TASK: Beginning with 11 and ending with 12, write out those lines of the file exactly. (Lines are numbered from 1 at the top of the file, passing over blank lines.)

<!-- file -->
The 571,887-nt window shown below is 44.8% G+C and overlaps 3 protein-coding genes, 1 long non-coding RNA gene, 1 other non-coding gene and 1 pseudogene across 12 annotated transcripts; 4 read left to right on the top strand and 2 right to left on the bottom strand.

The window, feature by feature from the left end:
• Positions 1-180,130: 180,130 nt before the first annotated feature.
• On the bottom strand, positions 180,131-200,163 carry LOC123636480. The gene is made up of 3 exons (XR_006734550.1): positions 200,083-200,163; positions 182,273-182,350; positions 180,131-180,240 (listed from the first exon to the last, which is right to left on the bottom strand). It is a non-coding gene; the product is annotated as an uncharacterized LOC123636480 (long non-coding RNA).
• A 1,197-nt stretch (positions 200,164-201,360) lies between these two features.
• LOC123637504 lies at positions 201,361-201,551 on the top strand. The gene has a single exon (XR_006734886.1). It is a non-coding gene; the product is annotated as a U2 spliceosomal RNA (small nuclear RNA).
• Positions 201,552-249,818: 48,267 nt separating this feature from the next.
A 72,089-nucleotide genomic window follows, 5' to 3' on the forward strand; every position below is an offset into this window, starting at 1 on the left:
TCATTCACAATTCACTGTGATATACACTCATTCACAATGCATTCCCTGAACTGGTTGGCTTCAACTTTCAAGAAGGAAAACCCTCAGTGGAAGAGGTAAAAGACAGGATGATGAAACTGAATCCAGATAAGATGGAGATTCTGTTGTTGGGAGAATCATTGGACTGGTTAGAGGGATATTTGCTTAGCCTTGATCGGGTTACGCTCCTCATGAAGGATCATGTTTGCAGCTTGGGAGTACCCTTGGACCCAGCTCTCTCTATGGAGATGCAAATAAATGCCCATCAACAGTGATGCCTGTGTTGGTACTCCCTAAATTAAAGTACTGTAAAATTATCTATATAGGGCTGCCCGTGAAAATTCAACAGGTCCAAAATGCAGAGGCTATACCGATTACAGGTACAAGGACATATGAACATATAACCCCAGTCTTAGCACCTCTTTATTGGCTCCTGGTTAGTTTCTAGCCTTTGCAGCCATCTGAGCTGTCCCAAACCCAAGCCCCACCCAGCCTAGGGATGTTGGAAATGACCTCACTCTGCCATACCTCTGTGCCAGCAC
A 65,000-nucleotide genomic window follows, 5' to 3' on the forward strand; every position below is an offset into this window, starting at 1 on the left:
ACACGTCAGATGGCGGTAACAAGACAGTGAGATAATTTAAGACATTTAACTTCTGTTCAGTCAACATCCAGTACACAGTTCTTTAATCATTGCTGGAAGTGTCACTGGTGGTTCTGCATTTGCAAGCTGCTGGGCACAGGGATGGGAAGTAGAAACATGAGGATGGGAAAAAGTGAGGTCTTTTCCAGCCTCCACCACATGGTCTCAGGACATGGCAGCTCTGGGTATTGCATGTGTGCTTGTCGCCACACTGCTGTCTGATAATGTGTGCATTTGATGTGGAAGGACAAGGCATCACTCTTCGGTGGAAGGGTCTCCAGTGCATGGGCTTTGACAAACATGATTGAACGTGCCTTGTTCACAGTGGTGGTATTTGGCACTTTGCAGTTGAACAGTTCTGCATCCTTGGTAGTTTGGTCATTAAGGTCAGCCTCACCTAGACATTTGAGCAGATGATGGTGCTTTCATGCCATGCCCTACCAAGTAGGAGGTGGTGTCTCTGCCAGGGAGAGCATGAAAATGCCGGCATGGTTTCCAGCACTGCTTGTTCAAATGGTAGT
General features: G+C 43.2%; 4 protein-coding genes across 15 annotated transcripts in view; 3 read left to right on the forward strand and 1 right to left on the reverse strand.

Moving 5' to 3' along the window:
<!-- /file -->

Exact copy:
ACACGTCAGATGGCGGTAACAAGACAGTGAGATAATTTAAGACATTTAACTTCTGTTCAGTCAACATCCAGTACACAGTTCTTTAATCATTGCTGGAAGTGTCACTGGTGGTTCTGCATTTGCAAGCTGCTGGGCACAGGGATGGGAAGTAGAAACATGAGGATGGGAAAAAGTGAGGTCTTTTCCAGCCTCCACCACATGGTCTCAGGACATGGCAGCTCTGGGTATTGCATGTGTGCTTGTCGCCACACTGCTGTCTGATAATGTGTGCATTTGATGTGGAAGGACAAGGCATCACTCTTCGGTGGAAGGGTCTCCAGTGCATGGGCTTTGACAAACATGATTGAACGTGCCTTGTTCACAGTGGTGGTATTTGGCACTTTGCAGTTGAACAGTTCTGCATCCTTGGTAGTTTGGTCATTAAGGTCAGCCTCACCTAGACATTTGAGCAGATGATGGTGCTTTCATGCCATGCCCTACCAAGTAGGAGGTGGTGTCTCTGCCAGGGAGAGCATGAAAATGCCGGCATGGTTTCCAGCACTGCTTGTTCAAATGGTAGT
General features: G+C 43.2%; 4 protein-coding genes across 15 annotated transcripts in view; 3 read left to right on the forward strand and 1 right to left on the reverse strand.